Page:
The Indiana Gaming Commission has filed paperwork to permanently revoke the occupational gaming license of Rod Ratcliff, a principal owner of Gary’s Majestic Star casinos and the new Hard Rock Casino in Northern Indiana. Ratcliff, who has been a significant figure in the state’s gambling industry for years, is now being asked to give up his ownership stake in Spectacle Entertainment, which owns the existing casinos, as well as the under-construction Hard Rock Casino Northern Indiana.
The immediate concern surrounding Ratcliff’s legal battle is the impact that it could have on the scheduled spring opening of the $300 million Hard Rock Casino. The Majestic Star gaming boats on Lake Michigan were set to be replaced by the new land-based casino in March or April, but IGC is now telling the boats to continue operations until at least June, as they work to revoke Ratcliff’s license all together.
Cause for Concern
The IGC initially suspended Ratcliff’s license on an emergency basis back on December 23. Ratcliff then chose to challenge the initial suspension at the Lake Superior Court in Hammond. The IGC’s decision to take harsh action against Ratcliff stems from a long period of questionable practices in his positions as a previous owner and CEO of Centaur Gaming and in his more recent roles as CEO of Spectacle Entertainment, the parent company for Gary casino. At this time, Ratcliff has not been charged with any crimes, but his actions do raise red flags about his credibility in the gaming industry.
According to the IGC, the latest allegations against Ratcliff include an oral offer of employment to an unidentified Indianapolis attorney and lobbyist. The unnamed party, with supposed political connections in Gary, would become the CEO of Spectacle Entertainment. In violation of gaming laws in the state, Ratcliff failed to report the job offer to the commission. Ratcliff also failed to report the 3,000 ownership shares granted to the unnamed party, as well as the “significant monetary settlement” that was reached after Ratcliff rescinded the job offer.
The same CEO position was then offered to another party who owns and operates a lobbying firm, this time with a level of compensation that the commission deemed unreasonable. The CEO position that was offered was then changed to executive vice president and was eventually rescinded entirely due to the fact that the commission found the person to have zero experience in the gaming industry.
A History of Questionable Practices
Ratcliff’s recent dealings with those in a position of political power appear to be an ongoing pattern of behavior, stemming back to a 2016 Republican congressional campaign. The IGC’s recent filing features an email and calendar entry that ties Ratcliff to a straw donor scheme involving former state Sen. Brent Waltz, R-Greenwood and former Spectacle Vice President and General Counsel John Keeler.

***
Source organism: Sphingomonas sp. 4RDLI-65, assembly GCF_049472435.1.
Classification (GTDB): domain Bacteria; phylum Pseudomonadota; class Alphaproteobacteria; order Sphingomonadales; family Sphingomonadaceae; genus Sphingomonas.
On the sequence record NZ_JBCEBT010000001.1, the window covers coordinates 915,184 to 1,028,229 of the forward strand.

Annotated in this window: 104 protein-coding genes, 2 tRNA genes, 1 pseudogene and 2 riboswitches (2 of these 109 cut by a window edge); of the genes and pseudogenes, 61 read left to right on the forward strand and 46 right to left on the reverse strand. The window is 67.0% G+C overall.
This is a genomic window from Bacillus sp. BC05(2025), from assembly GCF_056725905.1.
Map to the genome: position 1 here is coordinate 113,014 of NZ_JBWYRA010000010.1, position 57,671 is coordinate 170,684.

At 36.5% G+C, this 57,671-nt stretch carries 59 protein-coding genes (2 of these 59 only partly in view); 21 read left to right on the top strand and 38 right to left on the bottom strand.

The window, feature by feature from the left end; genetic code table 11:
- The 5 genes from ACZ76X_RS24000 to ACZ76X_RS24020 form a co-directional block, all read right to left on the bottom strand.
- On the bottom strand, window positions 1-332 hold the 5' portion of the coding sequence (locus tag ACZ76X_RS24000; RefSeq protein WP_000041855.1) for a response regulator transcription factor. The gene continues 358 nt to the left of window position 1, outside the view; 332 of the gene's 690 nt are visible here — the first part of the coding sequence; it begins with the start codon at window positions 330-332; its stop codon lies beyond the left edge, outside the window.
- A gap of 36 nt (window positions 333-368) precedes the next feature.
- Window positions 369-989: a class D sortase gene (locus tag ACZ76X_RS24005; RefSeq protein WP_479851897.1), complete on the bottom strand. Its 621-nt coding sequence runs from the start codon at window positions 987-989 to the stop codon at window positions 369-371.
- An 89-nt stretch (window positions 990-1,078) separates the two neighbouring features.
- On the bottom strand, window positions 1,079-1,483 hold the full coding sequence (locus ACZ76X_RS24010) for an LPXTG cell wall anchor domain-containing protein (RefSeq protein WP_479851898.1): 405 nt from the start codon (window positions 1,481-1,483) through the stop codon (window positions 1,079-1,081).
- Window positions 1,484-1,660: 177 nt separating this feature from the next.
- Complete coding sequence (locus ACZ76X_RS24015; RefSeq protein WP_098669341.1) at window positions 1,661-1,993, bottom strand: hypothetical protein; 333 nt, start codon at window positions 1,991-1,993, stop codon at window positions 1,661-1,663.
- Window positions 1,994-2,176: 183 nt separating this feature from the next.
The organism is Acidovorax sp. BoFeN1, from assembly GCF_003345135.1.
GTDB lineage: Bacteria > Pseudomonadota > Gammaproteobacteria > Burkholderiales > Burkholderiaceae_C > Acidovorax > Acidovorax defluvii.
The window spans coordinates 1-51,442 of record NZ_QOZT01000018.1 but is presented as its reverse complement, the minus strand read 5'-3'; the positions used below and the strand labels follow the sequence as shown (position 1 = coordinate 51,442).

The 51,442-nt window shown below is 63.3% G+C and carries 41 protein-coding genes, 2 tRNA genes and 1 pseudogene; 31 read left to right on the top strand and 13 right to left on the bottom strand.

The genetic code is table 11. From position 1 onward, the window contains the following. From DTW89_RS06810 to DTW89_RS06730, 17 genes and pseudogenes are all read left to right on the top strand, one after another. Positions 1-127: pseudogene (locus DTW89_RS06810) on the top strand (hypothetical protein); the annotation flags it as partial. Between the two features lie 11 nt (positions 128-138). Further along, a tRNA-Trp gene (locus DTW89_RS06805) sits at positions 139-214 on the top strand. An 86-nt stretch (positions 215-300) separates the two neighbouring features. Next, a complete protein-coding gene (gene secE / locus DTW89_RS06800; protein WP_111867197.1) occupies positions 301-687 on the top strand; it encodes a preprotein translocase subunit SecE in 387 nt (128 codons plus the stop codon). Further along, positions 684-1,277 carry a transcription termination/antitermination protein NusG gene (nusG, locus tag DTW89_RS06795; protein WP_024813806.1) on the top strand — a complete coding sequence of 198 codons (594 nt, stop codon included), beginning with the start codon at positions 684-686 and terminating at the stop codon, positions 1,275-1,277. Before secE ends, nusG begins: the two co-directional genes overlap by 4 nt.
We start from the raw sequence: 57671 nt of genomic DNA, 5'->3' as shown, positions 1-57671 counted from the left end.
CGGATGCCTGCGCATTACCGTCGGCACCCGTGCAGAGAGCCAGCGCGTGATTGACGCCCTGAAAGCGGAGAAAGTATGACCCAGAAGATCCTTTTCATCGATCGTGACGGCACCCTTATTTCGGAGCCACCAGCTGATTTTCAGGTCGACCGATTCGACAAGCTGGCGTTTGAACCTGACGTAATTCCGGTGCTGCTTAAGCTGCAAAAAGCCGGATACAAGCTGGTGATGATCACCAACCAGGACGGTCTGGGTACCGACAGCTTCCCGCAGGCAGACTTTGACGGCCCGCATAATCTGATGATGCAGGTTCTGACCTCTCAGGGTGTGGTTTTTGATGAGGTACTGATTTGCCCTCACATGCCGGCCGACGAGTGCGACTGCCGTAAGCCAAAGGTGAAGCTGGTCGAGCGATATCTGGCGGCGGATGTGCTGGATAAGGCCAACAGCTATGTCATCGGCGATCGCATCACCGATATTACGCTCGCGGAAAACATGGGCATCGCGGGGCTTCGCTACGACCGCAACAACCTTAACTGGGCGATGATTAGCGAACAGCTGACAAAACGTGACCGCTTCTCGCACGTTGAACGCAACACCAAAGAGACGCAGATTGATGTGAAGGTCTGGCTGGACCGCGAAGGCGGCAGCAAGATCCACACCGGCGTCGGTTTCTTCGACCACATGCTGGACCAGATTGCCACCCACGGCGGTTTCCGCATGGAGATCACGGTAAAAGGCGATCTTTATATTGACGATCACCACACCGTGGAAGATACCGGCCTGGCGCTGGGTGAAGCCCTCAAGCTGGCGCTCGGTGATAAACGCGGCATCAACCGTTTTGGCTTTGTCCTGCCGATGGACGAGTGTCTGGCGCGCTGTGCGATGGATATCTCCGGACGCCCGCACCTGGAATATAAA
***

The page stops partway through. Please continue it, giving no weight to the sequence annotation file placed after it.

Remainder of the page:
Ratcliff allegedly put into motion a scheme that funneled casino company money into a Republican congressional campaign, which of course raised questions about his ability to properly uphold the gaming standards set forth by the IGC. Both Waltz and Keeler were indicted in September by the U.S. attorney in Indianapolis for their violation of federal campaign finance laws. While Ratcliff has not been charged and denies any wrongdoing, his ability to adhere to the IGC’s regulations is still in question.
The IGC insists that Ratcliff has repeatedly failed to cooperate with the ongoing investigation. Additionally, the commission alleges that Ratcliff has exercised control of Spectacle finances after resigning from his company posts and failed to disclose necessary information about Spectacle ownership to the commission. Additionally, Ratcliff failed to report nearly $900,000 in deposits to a personal horse wagering account between 2015 and 2019, as well as the resulting wins and losses.
Ratcliff Claims Innocence
Ratcliff and his defense team maintain that he is innocent and should be able to retain his license. His defense suggests that the IGC’s decision to suspend his license without a full hearing was done in complete haste, due to the fact that they lacked any substantial evidence against him. Ratcliff’s court filing claims that the suspension of his license was invalid because the seven-member commission lacks a member who lives in a county adjacent to Lake Michigan. State law permits the commission to act with just four members in attendance, which would justify the action taken against Ratcliff. His lawsuit also accuses the IGC of interfering with his efforts to sell his 22% share of Spectacle, forcing him to take a “fire-sale price” from Hard Rock International.
As Ratcliff awaits an official hearing for the accusations put forth by the IGC, the future of the Hard Rock Casino continues to hang in the balance.